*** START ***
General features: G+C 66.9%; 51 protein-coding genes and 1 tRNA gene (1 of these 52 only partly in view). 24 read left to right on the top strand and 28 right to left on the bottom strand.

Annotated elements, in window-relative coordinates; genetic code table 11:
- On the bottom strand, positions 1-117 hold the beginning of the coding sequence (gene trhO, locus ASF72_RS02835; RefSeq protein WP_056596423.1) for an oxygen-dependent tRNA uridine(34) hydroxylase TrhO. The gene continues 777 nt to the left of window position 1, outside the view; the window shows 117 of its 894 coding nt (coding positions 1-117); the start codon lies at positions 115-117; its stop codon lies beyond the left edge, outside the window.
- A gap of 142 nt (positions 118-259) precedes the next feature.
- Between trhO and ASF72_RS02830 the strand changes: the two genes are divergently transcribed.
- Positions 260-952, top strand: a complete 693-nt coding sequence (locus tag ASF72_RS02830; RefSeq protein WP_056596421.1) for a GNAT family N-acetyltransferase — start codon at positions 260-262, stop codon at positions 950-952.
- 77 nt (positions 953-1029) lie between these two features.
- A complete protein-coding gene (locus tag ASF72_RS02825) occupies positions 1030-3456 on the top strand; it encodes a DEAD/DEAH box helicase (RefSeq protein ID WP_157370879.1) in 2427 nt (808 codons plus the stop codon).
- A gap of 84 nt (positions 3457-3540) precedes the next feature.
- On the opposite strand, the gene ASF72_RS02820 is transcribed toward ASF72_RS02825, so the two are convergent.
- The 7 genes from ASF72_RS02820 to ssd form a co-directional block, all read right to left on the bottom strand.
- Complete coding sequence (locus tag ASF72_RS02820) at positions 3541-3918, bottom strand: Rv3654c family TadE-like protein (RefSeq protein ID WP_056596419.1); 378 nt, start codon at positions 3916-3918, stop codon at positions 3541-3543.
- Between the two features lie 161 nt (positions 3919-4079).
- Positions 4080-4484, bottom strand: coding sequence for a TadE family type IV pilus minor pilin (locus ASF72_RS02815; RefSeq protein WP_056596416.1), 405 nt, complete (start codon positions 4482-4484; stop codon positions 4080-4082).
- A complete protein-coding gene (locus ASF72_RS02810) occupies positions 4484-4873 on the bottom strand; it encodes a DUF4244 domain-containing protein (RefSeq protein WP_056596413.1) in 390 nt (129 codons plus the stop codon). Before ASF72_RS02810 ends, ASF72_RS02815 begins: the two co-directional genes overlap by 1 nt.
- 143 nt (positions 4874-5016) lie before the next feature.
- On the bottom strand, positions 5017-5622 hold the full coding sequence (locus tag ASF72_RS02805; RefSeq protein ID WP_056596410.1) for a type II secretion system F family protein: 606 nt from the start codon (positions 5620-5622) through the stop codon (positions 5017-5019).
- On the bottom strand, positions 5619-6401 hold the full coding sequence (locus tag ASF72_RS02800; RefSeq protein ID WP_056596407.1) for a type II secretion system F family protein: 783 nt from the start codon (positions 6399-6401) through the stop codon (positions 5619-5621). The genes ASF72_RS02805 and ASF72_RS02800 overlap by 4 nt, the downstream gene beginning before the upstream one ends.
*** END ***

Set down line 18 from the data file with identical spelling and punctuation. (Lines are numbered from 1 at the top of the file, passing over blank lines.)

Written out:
- On the bottom strand, positions 5619-6401 hold the full coding sequence (locus tag ASF72_RS02800; RefSeq protein ID WP_056596407.1) for a type II secretion system F family protein: 783 nt from the start codon (positions 6399-6401) through the stop codon (positions 5619-5621). The genes ASF72_RS02805 and ASF72_RS02800 overlap by 4 nt, the downstream gene beginning before the upstream one ends.